The Effect of Prior Knowledge and Navigation Mode on Learning from Animation: A cognitive load perspective
Huifen Lin, Kun Shan University, Taiwan ; Yu-Hui Ching, Yu-Chang Hsu, Francis Dwyer, The Pennsylvania State University, United States
EdMedia + Innovate Learning, in Orlando, FL USA ISBN 978-1-880094-60-0 Publisher: Association for the Advancement of Computing in Education (AACE), Waynesville, NC
An experimental study was designed and implemented to investigate the effect of prior knowledge (high versus low) and navigation mode (linear versus nonlinear) on students' learning from animation. Specifically, the research investigated if different navigation modes can be used to compensate learning for students with various level of entry knowledge. Sixty-eight undergraduate students enrolled in an eastern university consisted of the subjects. After taking a prior knowledge test, students were randomly assigned to one of the animated lessons in which either liner or nonlinear navigation was utilized to learn the material. The results indicated that the interactive effect of prior knowledge and navigation mode on learning was not statistically significant. However, students with higher prior knowledge scored significantly higher than those with lower prior knowledge consistently in four tests. Mode of navigation did not have an effect on student's learning from animated lesson.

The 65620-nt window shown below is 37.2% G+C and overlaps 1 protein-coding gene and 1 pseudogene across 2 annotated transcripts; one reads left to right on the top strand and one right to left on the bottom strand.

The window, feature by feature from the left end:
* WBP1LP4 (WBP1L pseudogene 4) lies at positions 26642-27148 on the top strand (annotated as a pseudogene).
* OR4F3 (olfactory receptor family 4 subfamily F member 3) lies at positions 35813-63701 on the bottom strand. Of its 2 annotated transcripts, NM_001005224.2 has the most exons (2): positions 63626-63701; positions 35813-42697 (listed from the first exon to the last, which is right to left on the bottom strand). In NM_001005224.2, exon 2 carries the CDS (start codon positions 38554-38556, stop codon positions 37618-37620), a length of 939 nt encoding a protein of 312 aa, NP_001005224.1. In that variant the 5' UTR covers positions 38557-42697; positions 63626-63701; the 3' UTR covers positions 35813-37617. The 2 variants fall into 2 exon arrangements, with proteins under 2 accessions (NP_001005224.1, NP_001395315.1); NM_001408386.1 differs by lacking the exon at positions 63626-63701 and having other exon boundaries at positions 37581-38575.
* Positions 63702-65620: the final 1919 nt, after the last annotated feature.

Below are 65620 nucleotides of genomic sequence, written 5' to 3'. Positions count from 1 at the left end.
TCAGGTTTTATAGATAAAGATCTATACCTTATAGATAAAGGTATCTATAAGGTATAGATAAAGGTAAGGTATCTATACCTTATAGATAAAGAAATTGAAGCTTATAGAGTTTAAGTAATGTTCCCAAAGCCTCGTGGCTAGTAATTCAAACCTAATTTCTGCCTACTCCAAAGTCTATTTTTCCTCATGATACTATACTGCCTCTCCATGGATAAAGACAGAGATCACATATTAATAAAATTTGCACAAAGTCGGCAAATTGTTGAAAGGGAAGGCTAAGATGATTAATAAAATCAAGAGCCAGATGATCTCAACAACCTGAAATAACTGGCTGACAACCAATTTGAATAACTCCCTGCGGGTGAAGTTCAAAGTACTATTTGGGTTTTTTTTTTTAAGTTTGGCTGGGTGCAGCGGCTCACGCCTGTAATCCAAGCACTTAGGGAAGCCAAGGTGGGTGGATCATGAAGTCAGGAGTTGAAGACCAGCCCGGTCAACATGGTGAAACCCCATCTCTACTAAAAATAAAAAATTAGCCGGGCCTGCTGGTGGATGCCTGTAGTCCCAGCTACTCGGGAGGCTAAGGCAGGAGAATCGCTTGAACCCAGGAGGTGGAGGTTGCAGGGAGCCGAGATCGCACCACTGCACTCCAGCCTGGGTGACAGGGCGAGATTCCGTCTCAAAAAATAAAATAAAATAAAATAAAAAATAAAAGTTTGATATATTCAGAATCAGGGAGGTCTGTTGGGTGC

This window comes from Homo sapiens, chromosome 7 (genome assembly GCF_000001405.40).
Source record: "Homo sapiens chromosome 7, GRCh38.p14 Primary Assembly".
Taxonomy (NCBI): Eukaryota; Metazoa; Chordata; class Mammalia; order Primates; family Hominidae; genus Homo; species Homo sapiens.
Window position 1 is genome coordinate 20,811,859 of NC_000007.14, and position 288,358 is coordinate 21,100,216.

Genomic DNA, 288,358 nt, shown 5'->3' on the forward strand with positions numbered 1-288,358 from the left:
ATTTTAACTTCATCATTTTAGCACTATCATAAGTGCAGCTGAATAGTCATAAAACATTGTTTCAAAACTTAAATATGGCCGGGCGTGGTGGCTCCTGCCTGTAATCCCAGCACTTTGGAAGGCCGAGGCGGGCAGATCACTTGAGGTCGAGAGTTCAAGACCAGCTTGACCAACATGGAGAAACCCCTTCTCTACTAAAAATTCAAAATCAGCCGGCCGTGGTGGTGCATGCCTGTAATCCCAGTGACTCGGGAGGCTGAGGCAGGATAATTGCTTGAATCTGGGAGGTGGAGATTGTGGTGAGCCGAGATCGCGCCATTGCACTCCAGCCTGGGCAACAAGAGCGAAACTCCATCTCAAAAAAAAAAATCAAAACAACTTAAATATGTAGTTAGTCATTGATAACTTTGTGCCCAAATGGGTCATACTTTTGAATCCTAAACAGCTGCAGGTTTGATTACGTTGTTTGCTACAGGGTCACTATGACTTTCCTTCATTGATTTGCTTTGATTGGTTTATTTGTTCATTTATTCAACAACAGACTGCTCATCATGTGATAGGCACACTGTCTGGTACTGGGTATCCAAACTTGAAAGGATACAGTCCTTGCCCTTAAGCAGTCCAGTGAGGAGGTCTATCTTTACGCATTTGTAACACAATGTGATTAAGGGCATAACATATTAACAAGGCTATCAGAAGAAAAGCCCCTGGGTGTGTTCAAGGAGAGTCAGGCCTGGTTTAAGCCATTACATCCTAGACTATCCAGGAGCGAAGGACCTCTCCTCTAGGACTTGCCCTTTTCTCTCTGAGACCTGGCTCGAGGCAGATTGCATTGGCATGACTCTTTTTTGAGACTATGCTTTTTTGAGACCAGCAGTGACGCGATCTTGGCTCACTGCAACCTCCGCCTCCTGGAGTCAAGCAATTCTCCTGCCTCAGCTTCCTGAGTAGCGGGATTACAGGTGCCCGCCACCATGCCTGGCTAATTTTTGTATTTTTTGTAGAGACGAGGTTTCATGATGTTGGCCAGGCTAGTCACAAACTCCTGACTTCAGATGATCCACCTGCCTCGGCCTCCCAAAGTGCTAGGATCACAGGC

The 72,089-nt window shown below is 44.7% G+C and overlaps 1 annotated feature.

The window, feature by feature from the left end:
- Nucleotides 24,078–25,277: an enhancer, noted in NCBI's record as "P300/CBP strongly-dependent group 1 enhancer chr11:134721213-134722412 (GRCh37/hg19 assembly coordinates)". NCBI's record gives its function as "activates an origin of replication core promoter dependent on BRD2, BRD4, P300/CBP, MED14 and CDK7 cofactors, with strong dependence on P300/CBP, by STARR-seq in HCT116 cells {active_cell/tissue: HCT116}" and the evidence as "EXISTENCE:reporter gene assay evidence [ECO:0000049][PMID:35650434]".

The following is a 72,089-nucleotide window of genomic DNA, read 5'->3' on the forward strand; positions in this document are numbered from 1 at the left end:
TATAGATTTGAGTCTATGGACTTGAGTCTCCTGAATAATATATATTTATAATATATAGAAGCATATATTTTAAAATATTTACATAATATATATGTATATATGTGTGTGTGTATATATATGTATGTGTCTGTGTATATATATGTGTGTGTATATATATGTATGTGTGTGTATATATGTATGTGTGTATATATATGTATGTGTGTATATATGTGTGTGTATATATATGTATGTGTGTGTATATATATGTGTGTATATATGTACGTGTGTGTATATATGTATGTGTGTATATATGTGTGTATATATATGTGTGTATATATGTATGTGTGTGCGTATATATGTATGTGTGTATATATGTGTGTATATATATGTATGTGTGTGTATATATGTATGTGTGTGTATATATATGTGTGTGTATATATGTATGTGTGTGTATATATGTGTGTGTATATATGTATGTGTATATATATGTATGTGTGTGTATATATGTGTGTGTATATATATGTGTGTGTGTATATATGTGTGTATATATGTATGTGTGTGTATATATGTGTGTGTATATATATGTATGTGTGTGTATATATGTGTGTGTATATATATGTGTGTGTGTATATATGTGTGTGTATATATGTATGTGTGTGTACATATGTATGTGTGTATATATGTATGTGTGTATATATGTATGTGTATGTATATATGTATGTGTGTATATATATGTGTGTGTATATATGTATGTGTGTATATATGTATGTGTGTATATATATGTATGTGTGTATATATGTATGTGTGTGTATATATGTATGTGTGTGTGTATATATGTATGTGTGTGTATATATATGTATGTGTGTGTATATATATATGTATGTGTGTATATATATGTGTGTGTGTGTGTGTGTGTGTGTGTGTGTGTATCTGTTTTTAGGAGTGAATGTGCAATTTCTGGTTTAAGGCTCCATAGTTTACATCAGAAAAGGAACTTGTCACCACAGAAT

Lin, H., Ching, Y.H., Hsu, Y.C. & Dwyer, F. (2006). The Effect of Prior Knowledge and Navigation Mode on Learning from Animation: A cognitive load perspective. In E. Pearson & P. Bohman (Eds.), Proceedings of ED-MEDIA 2006--World Conference on Educational Multimedia, Hypermedia & Telecommunications (pp. 540-546). Orlando, FL USA: Association for the Advancement of Computing in Education (AACE).
© 2006 Association for the Advancement of Computing in Education (AACE)